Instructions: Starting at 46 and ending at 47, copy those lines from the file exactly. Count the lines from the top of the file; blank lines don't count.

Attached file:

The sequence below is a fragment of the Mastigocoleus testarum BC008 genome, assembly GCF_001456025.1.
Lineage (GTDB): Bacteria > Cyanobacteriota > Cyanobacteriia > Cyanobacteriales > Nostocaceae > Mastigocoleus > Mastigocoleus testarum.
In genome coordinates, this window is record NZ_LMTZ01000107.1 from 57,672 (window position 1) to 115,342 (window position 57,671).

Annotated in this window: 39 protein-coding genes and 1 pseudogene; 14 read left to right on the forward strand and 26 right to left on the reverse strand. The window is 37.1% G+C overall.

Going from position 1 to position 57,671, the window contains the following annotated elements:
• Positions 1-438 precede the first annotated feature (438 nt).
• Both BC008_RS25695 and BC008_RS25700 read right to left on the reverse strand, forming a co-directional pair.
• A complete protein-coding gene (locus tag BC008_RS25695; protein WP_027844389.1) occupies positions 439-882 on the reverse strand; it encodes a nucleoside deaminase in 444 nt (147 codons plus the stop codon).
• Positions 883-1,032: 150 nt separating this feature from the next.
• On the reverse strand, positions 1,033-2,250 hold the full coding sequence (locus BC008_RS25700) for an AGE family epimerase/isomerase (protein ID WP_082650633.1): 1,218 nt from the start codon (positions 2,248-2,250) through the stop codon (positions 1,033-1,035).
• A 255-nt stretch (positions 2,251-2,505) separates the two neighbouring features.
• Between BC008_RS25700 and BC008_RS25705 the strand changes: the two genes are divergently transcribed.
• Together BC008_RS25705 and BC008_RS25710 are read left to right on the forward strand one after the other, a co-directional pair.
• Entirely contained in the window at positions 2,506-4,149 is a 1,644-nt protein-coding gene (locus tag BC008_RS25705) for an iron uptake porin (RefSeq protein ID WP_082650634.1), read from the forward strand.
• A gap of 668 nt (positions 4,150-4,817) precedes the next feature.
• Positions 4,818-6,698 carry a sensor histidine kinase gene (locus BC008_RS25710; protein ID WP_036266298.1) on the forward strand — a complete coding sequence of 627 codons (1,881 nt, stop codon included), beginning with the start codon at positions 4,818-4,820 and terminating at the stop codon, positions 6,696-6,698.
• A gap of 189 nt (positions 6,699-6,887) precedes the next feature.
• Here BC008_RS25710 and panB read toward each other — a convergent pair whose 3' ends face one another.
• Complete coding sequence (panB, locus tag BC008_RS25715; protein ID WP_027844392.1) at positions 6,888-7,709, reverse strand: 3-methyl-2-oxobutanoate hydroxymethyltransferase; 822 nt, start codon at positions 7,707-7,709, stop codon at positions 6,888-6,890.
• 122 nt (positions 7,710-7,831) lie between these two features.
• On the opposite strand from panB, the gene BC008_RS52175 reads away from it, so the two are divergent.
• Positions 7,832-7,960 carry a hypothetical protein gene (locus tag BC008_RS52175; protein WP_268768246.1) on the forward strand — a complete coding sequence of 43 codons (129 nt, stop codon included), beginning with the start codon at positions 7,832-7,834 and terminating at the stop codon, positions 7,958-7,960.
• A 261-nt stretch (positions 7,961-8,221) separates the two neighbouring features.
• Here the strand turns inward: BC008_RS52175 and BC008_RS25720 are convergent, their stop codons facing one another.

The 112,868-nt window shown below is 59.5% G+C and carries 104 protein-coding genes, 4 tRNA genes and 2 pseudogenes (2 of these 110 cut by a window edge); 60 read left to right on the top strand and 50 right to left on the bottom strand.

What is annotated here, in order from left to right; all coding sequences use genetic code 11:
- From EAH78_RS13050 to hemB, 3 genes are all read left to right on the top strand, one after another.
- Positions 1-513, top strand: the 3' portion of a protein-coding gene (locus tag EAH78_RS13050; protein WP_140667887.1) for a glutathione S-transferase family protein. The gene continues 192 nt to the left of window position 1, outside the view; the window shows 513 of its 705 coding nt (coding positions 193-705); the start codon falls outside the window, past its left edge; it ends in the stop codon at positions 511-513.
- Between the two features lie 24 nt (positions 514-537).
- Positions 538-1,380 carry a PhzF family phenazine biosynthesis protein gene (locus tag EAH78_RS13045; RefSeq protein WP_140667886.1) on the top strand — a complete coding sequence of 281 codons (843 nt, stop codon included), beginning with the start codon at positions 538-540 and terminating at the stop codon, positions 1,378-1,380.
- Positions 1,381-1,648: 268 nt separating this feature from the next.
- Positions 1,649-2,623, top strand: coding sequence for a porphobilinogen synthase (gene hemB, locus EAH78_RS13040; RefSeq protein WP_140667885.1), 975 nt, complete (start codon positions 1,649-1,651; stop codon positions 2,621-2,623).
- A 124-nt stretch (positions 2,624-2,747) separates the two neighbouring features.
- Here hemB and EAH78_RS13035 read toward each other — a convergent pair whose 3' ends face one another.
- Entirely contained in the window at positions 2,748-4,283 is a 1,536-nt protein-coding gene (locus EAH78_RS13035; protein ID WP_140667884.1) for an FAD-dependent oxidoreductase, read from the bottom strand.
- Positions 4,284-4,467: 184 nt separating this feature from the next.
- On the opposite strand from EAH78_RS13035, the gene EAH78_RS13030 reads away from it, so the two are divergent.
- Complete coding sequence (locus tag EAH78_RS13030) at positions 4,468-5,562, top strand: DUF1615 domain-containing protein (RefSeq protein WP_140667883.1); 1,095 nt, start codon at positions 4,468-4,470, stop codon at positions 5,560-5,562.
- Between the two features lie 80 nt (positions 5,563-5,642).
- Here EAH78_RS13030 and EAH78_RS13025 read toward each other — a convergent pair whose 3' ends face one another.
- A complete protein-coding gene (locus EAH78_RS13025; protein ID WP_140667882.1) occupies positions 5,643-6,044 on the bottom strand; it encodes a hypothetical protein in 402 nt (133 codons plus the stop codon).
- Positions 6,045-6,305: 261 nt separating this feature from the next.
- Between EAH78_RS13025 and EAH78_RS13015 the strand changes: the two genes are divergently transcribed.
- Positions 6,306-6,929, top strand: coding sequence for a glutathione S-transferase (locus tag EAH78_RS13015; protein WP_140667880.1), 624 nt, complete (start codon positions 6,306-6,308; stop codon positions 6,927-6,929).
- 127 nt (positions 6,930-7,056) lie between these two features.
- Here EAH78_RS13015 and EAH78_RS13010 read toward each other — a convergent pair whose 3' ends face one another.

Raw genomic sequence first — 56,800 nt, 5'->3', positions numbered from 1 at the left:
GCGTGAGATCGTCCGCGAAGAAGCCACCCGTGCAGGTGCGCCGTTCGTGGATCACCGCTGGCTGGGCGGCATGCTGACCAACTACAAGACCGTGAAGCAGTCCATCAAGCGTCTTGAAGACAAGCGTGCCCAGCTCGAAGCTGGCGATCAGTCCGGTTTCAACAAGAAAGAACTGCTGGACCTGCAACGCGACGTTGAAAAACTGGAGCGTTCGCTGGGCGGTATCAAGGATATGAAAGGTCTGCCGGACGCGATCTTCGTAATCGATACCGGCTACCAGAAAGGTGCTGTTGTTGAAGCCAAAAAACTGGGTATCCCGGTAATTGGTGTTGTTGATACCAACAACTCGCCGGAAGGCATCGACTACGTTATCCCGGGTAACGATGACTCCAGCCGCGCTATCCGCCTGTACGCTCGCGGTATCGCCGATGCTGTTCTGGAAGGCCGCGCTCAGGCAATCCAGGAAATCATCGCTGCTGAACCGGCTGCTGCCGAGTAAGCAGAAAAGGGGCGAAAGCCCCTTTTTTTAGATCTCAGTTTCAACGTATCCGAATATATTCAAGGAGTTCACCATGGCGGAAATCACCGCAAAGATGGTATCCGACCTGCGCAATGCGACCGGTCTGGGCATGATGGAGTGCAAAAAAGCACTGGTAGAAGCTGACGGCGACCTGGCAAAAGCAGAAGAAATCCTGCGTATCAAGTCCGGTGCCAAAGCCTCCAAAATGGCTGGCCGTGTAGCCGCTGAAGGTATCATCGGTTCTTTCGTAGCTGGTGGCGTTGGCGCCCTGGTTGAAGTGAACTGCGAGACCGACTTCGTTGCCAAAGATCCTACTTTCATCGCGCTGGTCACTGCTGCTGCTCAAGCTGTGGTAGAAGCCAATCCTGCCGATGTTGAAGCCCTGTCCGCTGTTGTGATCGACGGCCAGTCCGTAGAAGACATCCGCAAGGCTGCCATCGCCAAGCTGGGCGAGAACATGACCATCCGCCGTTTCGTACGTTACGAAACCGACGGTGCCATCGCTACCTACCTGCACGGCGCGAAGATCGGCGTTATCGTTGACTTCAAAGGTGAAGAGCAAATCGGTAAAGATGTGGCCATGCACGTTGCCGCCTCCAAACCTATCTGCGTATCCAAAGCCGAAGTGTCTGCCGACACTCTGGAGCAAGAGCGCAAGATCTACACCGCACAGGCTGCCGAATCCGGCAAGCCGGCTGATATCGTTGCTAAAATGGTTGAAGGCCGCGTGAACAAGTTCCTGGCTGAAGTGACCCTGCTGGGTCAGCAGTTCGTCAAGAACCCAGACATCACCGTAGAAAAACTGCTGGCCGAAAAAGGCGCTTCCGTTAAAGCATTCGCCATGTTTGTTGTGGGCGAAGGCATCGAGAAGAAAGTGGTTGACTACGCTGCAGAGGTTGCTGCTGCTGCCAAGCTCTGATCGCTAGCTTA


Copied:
- Here EAH78_RS13015 and EAH78_RS13010 read toward each other — a convergent pair whose 3' ends face one another.

Raw genomic sequence first — 56,800 nt, 5'->3', positions numbered from 1 at the left: